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The fundamental flaw in Matthew Parris' argument

I've just caught up with Matthew Parris' Saturday column. In it, Mr Parris takes Fraser Nelson to task for his excellent Keith Joseph lecture to the CPS but my main quarrel is with his recommendation that David Cameron should avoid a hard-edged manifesto ("hard-edged" is his preferred term, mine would be "specific"). He writes: "If (like me) you are sure that David Cameron does not lack valour, and if you’re confident his heart and head are in a good Tory place, then give him that discretion."

The trouble with this allowance of "discretion" is that any incoming Tory government may control the Commons but it won't control the Lords. Margaret Thatcher didn't have that problem. Neither did Heath, nor MacMillan, nor Churchill. Labour's abolition of all but less-than-a-hundred hereditary peers and a massive appointment of Labour peers since 1997, mean that the Lords is now a hostile chamber.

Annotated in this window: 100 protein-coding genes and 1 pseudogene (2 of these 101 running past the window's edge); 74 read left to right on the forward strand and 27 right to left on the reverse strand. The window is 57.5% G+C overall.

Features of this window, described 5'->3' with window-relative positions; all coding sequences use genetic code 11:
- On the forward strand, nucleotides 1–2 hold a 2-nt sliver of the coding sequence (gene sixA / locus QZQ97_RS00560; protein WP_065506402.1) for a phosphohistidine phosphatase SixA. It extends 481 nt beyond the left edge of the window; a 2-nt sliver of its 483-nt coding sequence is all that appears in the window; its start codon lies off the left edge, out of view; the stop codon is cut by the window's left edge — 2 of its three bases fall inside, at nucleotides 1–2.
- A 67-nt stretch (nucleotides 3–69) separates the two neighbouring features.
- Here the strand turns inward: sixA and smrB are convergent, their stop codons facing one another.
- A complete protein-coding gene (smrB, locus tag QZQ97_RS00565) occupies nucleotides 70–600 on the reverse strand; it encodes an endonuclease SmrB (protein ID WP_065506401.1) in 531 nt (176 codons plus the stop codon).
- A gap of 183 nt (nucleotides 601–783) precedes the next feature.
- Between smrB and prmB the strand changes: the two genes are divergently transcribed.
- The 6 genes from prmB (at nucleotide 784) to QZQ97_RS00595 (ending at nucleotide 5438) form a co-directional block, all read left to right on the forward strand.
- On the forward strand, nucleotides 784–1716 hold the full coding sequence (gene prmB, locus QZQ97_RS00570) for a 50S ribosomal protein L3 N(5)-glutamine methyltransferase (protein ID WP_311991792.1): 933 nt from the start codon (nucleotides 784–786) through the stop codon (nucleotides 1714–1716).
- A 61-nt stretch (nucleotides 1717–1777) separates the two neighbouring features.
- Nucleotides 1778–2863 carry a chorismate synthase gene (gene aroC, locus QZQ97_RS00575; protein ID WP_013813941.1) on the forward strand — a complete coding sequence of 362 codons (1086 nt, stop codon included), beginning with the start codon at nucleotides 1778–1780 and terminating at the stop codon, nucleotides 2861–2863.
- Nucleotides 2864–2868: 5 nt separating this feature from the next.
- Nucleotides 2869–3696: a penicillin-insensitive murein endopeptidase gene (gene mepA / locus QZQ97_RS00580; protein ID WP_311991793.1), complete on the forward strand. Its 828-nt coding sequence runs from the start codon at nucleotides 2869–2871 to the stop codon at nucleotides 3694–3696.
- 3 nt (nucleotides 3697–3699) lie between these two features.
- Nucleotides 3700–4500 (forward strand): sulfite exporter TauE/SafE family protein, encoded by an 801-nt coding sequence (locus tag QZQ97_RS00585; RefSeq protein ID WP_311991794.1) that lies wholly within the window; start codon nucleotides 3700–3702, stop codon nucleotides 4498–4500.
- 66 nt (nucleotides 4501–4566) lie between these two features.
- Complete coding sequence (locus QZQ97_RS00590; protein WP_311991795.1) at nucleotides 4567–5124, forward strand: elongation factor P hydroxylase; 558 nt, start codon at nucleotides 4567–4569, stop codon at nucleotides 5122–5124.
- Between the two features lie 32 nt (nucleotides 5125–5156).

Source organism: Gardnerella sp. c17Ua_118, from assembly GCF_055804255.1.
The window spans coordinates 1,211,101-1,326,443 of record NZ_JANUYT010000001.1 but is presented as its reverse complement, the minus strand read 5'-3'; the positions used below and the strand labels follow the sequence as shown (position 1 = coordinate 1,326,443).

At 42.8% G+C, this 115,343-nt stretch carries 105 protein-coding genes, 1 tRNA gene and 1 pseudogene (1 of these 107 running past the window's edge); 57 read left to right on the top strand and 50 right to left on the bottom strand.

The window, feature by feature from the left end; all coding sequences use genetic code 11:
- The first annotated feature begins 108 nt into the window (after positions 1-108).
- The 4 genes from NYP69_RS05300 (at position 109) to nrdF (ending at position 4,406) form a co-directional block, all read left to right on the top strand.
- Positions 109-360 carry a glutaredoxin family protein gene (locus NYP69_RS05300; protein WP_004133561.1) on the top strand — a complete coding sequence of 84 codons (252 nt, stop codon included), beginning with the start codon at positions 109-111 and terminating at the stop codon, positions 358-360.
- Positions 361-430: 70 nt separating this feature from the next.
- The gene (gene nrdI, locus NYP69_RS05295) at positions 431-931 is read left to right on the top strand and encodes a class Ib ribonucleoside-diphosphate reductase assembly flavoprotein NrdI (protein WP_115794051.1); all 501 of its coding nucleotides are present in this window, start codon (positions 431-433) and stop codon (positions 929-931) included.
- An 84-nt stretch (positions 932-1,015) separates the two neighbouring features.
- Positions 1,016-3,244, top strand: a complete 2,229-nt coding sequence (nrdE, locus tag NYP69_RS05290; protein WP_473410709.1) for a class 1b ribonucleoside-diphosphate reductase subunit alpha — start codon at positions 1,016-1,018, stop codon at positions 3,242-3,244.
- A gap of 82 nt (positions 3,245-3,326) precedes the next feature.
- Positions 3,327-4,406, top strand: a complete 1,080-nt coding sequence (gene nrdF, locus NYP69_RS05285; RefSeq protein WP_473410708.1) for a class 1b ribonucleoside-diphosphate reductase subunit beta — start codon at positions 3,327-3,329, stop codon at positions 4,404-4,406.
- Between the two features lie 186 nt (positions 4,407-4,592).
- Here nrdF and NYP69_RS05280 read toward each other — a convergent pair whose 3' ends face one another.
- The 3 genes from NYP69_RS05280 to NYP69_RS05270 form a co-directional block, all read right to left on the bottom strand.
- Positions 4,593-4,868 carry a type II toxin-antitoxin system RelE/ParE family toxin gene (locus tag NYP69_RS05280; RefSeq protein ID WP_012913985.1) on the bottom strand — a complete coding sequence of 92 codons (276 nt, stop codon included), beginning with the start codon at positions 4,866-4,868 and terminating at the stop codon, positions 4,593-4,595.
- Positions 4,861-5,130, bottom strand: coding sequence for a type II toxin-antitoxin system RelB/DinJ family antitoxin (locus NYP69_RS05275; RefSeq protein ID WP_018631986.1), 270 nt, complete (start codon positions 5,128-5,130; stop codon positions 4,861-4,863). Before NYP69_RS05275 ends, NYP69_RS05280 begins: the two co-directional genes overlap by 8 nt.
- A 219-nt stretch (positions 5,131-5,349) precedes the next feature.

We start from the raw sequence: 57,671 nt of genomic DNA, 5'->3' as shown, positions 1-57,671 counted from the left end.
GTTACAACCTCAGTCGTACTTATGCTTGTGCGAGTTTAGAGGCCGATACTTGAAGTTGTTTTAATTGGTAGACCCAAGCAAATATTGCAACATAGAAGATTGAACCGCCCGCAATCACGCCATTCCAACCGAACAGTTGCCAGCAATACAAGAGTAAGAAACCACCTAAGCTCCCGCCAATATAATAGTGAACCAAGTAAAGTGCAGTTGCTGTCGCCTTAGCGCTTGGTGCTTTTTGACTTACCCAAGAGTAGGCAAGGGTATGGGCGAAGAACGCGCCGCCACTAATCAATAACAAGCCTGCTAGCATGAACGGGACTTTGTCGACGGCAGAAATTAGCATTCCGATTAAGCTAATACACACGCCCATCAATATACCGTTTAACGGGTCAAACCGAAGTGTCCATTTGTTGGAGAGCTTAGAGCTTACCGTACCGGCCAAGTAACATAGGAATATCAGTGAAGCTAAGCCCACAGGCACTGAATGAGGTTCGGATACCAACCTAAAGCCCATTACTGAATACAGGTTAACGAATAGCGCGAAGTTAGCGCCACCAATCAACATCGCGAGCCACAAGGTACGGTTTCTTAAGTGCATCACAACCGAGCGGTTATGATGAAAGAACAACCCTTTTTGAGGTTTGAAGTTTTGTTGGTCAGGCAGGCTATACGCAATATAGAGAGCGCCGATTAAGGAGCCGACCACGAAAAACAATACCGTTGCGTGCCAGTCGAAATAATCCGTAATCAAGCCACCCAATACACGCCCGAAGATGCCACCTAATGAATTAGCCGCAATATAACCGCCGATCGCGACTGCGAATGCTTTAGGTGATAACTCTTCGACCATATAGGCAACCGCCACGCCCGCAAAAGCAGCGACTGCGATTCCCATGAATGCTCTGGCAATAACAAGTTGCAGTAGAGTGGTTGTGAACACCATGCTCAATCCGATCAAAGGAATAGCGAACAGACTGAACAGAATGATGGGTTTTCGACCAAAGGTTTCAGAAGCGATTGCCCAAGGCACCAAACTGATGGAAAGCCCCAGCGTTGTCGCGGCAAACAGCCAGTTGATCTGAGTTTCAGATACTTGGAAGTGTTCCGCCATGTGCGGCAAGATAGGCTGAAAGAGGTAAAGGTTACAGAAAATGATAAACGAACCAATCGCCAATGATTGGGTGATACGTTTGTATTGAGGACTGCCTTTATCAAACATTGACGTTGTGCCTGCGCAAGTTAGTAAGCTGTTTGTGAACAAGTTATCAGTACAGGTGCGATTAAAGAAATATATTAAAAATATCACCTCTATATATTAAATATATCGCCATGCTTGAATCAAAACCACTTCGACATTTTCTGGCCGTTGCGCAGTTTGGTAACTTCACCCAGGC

There is only one way that Cameron can be confident that the Lords (controlled by Labour, LibDem and Crossbench* peers) will pass his agenda and that will be to include reasonably specific policy pledges in the manifesto. By convention the Lords is then required to pass them. If not specificied in the manifesto, the Lords can block them. Mr Parris may be willing to trust Mr Cameron (as am I). The Lords will be less accepting of any post-election commitments.

Tim Montgomerie

* Senior Tories tell me that the Crossbenches are full of left-wing sympathisers like Lord (John) Birt.


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